At the presentation I recently made about Sarra Copia Sulam at the Jewish Community Library in San Francisco, one audience member showed a remarkable knowledge of Venetian history. He approached me afterwards and introduced himself as the expert on Venetian Jewish midwifery. Who’d guess that I’d get to meet such a person?
Leonard Rothman sent me his article, “Jewish Midwives in Late Renaissance Venice and the Transition to Modernity,” published in Nashim: A Journal of Jewish Women’s Studies and Gender Issues (see details below). I’ll share some of the facts that I found most interesting and that connect to the kinds of things I find most fascinating about Venice.
In the early modern era, Rothman writes, “A woman in labor was considered to be critically ill” (78). Many women wrote last wills before they gave birth, a fact I came across often as I researched Venetian women’s lives, such as Veronica Franco’s or Modesta Pozzo’s. For Jewish women, this belief enabled them “to leave gifts that did not follow the normally prescribed rules of inheritance” (78). These kinds of records allow us a glimpse into women’s lives.
Venetian women used birthing chairs, though there’s a notable difference between how Christian and Jewish women used them. European Christian women lay in bed during labor but used the birthing chair for delivery, while Venetian women sat in the chair during labor as well. Rothman notes that “at present there is no way of knowing whether Jewish midwives followed the Venetian practice” (79).
As for sanitation, though doctors of the time knew that syphilis could be transmitted during birth, they didn’t have a full understanding of how, and they did not wear gloves for protection. However, a Dr. Bernardino Ramazzini suggested that midwives should wash their hands frequently with wine or water and also wrap their examining hand with gauze (79). We see the beginnings of a deeper understanding.
When it came to religion, the Catholic Church made some concessions towards the Jewish population. Christian midwives could serve Jewish women, though another Jewish woman was supposed to be present. But that was probably as far as their care could extend. Christians could not act as wet-nurses for Jewish infants, a role that generally lasted two years, because “the Church feared that such prolonged and intimate contact might lead to Judaization” (80). However, Jewish midwives were allowed to deliver Christian babies.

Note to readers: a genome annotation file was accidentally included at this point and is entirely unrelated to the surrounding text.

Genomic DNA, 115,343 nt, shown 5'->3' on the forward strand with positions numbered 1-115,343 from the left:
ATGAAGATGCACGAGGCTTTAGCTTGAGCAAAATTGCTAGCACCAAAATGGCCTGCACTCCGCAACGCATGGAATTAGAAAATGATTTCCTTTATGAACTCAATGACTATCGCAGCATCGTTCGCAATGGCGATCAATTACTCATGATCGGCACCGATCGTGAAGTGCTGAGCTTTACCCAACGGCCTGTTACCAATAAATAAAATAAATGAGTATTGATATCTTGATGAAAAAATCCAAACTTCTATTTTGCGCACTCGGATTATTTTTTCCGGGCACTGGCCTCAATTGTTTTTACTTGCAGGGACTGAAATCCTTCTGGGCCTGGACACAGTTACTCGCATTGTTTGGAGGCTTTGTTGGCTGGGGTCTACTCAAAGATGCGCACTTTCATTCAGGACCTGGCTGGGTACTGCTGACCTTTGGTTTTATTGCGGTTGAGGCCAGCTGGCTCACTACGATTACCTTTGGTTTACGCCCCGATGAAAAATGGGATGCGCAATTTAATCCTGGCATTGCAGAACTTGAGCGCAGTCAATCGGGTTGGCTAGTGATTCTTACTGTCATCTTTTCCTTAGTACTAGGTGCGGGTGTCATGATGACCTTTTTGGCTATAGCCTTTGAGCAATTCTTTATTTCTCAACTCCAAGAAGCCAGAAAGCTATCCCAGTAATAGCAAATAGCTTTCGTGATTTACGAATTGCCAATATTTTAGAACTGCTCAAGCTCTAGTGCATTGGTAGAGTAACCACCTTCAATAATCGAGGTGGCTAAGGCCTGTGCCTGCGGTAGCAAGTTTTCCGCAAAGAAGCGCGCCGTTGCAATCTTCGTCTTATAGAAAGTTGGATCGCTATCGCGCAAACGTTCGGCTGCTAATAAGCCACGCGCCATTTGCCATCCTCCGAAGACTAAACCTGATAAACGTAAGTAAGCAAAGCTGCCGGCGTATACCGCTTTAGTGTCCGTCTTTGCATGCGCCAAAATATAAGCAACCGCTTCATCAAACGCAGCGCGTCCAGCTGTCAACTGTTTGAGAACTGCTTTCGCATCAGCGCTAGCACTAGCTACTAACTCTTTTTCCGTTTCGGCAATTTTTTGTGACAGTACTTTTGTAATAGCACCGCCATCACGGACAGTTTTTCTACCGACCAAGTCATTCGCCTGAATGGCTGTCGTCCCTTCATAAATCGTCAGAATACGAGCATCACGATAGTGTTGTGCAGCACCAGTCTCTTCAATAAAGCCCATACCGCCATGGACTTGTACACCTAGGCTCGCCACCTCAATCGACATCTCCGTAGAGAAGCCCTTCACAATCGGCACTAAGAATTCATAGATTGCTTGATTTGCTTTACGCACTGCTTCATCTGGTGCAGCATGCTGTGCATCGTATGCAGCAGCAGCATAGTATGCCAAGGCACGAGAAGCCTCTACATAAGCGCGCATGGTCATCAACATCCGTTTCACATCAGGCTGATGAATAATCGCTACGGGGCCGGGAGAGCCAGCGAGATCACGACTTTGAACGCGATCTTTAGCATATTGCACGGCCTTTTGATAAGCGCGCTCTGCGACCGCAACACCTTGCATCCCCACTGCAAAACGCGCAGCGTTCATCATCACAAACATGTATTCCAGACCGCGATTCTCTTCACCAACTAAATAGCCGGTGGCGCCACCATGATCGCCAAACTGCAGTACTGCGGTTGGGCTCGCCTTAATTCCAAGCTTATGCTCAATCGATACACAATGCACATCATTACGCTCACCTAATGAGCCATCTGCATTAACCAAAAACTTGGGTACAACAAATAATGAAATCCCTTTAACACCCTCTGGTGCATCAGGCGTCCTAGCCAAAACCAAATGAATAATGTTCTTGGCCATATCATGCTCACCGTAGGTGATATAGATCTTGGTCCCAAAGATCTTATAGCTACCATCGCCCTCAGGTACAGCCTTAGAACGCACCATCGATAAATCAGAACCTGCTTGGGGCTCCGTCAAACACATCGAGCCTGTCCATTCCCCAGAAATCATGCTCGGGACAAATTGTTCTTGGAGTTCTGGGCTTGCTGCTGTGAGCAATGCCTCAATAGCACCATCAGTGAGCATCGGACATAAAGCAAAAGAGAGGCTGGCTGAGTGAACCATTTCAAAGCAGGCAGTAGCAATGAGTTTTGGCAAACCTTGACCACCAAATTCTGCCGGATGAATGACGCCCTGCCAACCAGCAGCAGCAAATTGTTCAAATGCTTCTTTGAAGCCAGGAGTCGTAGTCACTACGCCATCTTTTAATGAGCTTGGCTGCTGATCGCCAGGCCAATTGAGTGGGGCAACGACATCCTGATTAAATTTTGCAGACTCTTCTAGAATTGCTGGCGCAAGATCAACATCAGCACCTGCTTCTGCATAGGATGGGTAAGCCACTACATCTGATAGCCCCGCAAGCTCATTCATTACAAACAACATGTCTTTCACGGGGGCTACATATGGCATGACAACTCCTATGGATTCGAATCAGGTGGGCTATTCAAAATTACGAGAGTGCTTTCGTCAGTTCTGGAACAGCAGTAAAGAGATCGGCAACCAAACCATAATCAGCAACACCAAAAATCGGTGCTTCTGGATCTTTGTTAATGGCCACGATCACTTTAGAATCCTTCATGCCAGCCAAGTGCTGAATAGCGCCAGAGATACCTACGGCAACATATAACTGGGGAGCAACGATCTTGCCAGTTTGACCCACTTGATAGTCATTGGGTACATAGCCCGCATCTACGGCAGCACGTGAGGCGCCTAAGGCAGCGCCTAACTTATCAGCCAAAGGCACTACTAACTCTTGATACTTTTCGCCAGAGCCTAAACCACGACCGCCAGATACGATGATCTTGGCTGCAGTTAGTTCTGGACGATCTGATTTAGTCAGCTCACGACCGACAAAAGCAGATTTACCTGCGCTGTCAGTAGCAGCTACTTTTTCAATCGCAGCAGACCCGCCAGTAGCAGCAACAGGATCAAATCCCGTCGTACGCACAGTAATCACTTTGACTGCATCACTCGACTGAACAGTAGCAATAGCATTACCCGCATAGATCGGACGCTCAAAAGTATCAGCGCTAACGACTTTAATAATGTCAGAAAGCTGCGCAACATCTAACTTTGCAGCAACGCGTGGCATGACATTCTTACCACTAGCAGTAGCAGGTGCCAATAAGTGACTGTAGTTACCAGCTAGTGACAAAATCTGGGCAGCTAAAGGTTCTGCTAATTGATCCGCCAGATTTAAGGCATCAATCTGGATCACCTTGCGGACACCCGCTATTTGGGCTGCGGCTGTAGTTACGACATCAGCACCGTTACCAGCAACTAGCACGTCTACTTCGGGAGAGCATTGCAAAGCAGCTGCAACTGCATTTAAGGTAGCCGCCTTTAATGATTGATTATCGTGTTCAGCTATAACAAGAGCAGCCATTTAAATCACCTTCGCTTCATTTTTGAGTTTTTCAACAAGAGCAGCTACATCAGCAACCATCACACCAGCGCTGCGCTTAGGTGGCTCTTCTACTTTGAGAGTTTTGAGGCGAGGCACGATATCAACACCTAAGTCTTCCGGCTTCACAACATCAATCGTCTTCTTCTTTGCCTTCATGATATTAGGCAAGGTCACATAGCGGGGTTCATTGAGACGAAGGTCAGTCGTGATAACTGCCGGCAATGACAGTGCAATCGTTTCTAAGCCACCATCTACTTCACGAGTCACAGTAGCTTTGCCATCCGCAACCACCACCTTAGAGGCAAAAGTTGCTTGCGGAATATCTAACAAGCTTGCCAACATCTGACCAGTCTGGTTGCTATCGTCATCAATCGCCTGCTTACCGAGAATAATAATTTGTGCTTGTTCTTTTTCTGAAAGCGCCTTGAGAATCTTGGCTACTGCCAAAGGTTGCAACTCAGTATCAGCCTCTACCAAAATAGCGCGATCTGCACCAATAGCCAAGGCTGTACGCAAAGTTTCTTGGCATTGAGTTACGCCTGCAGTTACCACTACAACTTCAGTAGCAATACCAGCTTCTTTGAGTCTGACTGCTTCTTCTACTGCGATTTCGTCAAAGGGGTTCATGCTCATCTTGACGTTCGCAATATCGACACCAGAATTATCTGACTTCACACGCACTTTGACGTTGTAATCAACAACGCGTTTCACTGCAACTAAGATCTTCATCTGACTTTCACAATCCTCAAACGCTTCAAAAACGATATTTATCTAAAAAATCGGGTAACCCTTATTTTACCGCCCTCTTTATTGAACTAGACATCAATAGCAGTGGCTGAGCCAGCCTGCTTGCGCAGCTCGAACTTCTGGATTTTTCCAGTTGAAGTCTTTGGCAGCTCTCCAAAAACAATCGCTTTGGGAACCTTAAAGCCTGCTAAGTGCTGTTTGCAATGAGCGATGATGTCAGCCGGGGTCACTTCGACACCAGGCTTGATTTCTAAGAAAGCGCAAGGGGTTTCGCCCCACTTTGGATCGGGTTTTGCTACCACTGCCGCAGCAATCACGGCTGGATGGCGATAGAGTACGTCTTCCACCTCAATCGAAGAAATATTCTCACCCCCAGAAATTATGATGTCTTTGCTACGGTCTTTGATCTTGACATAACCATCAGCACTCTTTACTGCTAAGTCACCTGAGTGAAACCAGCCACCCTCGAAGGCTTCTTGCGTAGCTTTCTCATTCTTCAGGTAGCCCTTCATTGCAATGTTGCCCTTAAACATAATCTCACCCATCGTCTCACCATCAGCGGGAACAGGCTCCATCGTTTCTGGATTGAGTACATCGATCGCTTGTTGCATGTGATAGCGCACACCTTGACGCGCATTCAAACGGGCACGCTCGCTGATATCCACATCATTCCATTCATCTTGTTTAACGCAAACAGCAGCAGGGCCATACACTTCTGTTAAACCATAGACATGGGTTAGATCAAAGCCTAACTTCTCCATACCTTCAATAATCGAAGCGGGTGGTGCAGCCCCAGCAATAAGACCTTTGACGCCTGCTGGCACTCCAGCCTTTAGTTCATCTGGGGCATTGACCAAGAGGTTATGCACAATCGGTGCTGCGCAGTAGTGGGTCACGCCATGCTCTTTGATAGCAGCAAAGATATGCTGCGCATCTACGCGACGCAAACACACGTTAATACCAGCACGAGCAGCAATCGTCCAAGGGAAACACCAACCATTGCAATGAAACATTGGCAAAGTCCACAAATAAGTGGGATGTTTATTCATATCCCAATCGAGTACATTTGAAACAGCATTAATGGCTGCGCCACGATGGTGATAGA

Furthermore, there was the fear of the infant’s or mother’s death to complicate things. The Catholic Church actually allowed Christian midwives “to have their own baptismal certificates and to have Church approval for baptizing a newborn in such situations” (80). I find this quite surprising, considering that women weren’t allowed to serve in the Catholic Church in any capacity nor to earn a theology degree, as I found in the case of Elena Cornaro Piscopia, the first woman in the world to earn a university degree. Though not surprising is the suspicion that a Jewish midwife might use her religious rituals during the labor and birth process, which suspicious Christians might view as witchcraft (81). Also, knowing that some Christians spread the stereotype that Jews devoured Christian babies, it’s surprising to find that these two groups interacted this intimately at all.
The early modern period was still a time of suspicions. Jewish women often decorated the labor room with protective amulets, whether they be fashioned as necklaces or prayers written on pieces of parchment (81). The preferred amulet differed by Jewish sect: “Levantine Jews used silver amulets, jewelry and talismans such as the hamsa; German Jews made woodcut prints; and Polish Jews crafted paper cutouts” (81). But Christian women probably had their own objects to bring protection, such as the cross.